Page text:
Finally, I need Photoshop. You need Photoshop. We all really need Photoshop. Life is just prettier with Photoshop. It allows you to tweak a photo. Remove blur. Punch up the color (or tone down the zit). Virtually every published photograph you see has probably been run through some sort of photo editing program and Photoshop is the granddaddy of them all. I use Photoshop Elements because it does everything a non-pro photographer would want and the price tag doesn't require my selling a kidney.
Granted, it's a fine line between slightly punching up a shot so the photograph better resembles reality and turning your elderly Aunt Pearl into a virtual clone of supermodel Heidi Klume. Our goal is to enhance photographs so they better match reality - not fabricate reality into a wholesale lie.
As it is Mike suggested a "drip bag" for Matthew's newfound love of hunting. Because nothing say's "Season's Greetings Son!" like a bagful of deer pee under the tree.
I know they are not Great Literature. They are not Steinbeck. I consider them more like "Gone with the Wind." Engaging, entertaining, and fun. What's wrong with fun? Not every book or movie must be Great Art to be good. In fact, I'll go as far as to say that most movies (and some books) pushed as "great art" are in fact pretentious yawns. Give me a nice fluffy fun flick any day.
So there we were watching New Moon. Just us and dozens of young girls. I saw a few kids from Wonderboy's 6th grade class there (all girls by the way).
If you liked Twilight you'll love New Moon. It's more Jacob, less Edward (which made me sad, I like a nice emaciated vampire kind of thing any day) but since the majority of theatergoers heaved an audible 'sigh' when Jacob took off his shirt mid-show, I figure they more than made up for it.
Other than that where Twilight was blue, New Moon is brown. The lighting is so different and there is one scene that is so laugh-out-loud bad that I can only think it was included as a joke. Or the Director lost a bet.
Still, it was an enjoyable $7 (Matinee price) plus popcorn and I highly recommend it for those who love fantasy, adventure, and pretty boys (and can get past the whole "the actor who plays Jacob is not yet eighteen years old" thing). Hello Mrs. Robinson indeed!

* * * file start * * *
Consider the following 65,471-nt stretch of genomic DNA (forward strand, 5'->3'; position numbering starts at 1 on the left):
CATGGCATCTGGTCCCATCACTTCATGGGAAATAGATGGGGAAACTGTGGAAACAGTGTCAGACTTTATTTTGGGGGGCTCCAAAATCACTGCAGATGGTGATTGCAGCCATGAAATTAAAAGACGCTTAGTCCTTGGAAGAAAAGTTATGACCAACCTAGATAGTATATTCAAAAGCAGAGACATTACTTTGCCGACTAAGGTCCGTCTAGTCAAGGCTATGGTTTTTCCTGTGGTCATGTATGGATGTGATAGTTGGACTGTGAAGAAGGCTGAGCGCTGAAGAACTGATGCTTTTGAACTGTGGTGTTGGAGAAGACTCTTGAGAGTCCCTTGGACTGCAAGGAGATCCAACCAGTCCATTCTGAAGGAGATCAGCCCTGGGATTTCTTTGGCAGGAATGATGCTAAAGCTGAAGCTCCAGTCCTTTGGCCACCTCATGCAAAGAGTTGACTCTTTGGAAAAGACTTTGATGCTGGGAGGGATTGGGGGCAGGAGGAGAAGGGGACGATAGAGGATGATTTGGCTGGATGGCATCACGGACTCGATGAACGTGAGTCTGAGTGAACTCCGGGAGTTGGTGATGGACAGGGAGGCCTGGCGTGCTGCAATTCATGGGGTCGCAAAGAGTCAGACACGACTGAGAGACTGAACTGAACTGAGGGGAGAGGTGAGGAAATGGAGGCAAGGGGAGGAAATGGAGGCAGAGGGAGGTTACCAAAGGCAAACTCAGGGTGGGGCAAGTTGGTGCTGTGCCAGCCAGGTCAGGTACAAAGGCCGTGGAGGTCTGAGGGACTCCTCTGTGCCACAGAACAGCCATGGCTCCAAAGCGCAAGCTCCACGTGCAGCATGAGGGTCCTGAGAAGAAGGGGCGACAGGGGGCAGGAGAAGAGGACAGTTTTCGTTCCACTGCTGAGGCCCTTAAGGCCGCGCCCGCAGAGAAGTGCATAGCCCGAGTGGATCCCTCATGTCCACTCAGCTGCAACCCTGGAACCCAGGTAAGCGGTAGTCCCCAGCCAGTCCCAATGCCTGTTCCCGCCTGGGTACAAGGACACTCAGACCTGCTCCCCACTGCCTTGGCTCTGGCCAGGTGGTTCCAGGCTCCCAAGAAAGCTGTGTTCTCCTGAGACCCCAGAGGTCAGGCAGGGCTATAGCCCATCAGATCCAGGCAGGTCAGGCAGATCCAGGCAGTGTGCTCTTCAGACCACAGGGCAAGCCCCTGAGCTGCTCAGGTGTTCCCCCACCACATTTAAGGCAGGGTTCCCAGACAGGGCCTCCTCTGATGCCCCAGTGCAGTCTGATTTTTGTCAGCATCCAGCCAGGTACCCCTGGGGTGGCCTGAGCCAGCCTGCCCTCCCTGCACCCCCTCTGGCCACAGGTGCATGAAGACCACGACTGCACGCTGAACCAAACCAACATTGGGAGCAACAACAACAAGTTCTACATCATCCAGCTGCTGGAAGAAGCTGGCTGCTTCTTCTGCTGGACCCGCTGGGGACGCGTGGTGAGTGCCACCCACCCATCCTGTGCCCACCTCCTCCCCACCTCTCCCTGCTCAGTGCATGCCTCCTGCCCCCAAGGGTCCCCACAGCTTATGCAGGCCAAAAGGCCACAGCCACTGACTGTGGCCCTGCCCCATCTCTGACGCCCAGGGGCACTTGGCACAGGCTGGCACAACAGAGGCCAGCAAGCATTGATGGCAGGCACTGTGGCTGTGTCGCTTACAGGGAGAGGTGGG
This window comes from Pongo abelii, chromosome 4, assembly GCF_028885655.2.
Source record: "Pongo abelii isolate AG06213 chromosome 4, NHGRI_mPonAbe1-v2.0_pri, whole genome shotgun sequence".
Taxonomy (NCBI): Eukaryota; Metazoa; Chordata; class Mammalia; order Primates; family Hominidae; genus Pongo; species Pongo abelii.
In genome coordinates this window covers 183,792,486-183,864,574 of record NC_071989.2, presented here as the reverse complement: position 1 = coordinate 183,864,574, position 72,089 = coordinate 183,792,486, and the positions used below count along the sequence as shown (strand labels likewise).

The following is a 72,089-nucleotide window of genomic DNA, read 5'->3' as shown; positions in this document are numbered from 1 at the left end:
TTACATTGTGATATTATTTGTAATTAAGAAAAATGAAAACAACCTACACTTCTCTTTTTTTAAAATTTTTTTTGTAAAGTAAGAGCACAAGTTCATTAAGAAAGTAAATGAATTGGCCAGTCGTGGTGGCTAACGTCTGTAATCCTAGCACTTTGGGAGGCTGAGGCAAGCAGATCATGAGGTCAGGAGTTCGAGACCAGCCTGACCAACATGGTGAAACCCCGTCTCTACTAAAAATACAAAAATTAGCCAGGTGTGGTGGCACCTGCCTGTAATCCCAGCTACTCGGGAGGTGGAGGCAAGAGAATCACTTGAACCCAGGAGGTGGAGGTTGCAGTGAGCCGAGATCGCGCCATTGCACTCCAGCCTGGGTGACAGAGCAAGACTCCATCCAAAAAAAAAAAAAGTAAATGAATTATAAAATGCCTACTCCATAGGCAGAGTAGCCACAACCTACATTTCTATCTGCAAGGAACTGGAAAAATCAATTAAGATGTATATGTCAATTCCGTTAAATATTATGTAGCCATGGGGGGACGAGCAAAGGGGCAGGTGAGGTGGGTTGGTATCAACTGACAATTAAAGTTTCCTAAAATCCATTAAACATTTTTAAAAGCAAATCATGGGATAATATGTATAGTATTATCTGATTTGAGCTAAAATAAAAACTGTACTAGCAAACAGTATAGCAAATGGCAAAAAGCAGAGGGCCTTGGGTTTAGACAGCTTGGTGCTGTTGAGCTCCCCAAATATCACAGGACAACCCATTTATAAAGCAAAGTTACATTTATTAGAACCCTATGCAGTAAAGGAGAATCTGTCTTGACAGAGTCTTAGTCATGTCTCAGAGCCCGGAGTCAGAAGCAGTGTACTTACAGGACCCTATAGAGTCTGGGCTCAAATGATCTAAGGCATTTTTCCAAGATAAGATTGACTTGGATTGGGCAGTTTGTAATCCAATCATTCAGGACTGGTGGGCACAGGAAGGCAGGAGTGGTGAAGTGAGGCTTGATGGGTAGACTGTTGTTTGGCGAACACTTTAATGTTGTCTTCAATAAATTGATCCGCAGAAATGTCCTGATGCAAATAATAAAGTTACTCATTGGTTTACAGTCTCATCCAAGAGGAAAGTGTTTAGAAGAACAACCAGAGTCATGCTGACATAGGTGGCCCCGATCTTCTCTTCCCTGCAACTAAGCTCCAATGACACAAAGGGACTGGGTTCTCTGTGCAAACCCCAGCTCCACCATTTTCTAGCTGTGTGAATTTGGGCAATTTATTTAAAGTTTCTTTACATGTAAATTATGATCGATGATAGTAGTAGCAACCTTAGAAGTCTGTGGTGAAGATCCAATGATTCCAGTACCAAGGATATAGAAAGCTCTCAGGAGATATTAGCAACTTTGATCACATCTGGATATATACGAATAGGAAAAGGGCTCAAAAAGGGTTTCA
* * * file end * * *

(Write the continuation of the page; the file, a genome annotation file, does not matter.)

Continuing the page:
So Matthew is off to camp. Camp is something ELSE the school cooked up just to torture me. Much like the whole "5th graders TOTALLY belong in Middle School with big giant huge children who look like they eat 5th graders for mid-morning snack!" they have helpfully decided that in 6th grade children should go away to camp - for three days.
They have done this for something like 25 years now and since all the natives are brainwashed into thinking about how much fun this is - we all have to agree.
Granted, I'm sure he is in good hands and all the older kids, former camp survivors, wax rhapsodic about the wonders of camp. The lakeside learning. The hands-on demonstrations. The time they took all the bunks and stacked them up out on the lawn ...
Even though Matthew has gone camping with the Scouts before, this is different. This is no-contact-camp. "Don't call us, we'll call you!" they said. And then you have to hope and pray they don't because they only call you for Bad News.
So I haven't heard from my firstborn since Wednesday a.m. when he tossed his bags into the back of the oldest equipment bus in creation (I think it was horse-drawn) and sauntered into the school. I know all the good moms wring their hands and say they are "worried sick" about their kids but the truth is, I'm not worried at all. He'll be fine. It's good for him. I bet he hardly even misses us because he's having too much fun.
Which is, after all, what being twelve is all about.
Tomorrow at 2 p.m. they deliver our children back to us. They say it's an educational experience. I think it's practice designed to wear us down for future spring breaks.
Saturday morning was Kassie's last soccer game for the outdoor season and we were once again in the presence of "Cody's" screaming banshees, er, family.
I won't bore you with repetitive type but suffice to say it as "Cody! Cody! Cody!" ALL over again. "Mercedes" parents were mercifully silent. Perhaps they read my blog?
Anywho, Cody's gallery, perhaps realizing we had all become numb to their constant stream of screaming decided to trick it up a bit by adding helpful commentary to the game. This, I supposed, in case Cody had somehow plumb FORGOT how to play soccer since taking to the field and would be forced to rely on the screaming from his grandfather (?), Uncle (?), Own personal demon (?) to keep him on track .
What Gramps decided to scream was "she's pushing! Don't let HER push you! She's pushing you Cody. Don't let her push you! Hey that GIRL is pushing you! That girl's pushing!" "She" you may have guessed, was Kassie. She was not pushing him, she was jockeying for the ball and, since she kept taking it off Cody, Cody's people were understandably less than impressed.
Poor Cody having to be jostled in play by a GIRL. Oh the horror.